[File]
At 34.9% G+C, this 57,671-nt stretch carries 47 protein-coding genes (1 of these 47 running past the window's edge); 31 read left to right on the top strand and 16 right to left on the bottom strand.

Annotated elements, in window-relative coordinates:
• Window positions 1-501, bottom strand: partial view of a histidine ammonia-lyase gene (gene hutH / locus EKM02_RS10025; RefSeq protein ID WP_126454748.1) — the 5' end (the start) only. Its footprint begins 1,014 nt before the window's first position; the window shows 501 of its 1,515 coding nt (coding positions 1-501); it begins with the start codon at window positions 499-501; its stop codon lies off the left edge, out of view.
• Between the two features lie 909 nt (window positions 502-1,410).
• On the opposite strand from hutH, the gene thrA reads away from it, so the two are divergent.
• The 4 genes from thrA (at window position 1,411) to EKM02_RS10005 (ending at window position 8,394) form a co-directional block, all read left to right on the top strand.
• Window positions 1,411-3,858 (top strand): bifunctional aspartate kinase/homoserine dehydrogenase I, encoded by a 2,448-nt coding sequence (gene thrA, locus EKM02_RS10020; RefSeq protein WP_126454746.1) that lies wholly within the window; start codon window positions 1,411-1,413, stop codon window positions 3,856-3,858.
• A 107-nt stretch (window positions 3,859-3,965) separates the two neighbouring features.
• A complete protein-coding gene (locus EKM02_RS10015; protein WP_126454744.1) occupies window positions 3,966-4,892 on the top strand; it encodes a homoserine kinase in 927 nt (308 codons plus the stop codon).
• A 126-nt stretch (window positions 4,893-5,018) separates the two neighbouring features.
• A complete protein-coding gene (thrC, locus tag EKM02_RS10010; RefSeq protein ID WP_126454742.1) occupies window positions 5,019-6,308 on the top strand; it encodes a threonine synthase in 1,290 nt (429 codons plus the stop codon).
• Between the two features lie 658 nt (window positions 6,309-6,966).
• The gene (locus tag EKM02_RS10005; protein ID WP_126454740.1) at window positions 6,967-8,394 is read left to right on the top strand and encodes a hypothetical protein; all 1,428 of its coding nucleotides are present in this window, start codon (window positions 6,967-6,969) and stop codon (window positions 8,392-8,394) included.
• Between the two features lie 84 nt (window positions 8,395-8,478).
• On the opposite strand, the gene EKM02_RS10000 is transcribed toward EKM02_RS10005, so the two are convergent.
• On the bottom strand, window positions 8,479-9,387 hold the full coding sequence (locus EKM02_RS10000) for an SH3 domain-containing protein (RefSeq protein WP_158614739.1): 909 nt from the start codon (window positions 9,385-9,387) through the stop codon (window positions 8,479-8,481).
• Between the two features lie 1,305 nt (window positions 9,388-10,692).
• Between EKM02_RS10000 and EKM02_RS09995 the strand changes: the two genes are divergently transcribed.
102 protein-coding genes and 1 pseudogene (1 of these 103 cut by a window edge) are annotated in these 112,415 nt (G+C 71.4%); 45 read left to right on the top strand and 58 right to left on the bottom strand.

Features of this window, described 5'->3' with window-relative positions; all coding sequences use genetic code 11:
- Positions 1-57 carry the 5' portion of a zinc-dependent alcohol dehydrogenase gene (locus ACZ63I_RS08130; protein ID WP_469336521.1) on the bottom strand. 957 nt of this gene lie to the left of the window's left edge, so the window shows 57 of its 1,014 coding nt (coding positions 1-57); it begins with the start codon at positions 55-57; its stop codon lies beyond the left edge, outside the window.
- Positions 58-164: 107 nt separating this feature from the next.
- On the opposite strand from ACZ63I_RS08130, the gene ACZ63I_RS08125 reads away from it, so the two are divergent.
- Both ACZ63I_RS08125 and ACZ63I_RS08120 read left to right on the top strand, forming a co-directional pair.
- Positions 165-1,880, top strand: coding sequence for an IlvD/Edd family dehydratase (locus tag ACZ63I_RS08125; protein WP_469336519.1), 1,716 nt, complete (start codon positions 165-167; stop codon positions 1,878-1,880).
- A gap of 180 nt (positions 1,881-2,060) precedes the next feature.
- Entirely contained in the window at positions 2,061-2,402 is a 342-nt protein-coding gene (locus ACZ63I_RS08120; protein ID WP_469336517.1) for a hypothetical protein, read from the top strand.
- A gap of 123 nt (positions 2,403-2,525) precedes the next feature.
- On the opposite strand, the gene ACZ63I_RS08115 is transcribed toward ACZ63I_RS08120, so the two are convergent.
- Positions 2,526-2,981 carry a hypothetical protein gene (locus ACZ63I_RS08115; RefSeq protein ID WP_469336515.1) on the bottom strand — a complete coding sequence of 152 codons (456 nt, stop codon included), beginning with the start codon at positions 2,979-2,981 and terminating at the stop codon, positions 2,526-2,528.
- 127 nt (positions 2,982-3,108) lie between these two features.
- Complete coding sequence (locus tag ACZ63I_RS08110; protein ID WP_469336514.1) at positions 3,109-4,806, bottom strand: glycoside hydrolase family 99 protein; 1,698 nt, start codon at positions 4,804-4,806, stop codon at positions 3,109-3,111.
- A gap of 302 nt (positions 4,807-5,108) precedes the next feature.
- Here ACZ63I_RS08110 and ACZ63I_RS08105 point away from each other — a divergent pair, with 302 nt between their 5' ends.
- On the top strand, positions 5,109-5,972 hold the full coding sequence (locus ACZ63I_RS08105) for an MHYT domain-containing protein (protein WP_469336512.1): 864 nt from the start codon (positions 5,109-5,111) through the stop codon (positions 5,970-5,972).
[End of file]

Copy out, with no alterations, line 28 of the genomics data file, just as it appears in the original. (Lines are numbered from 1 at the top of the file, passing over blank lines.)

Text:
- A gap of 123 nt (positions 2,403-2,525) precedes the next feature.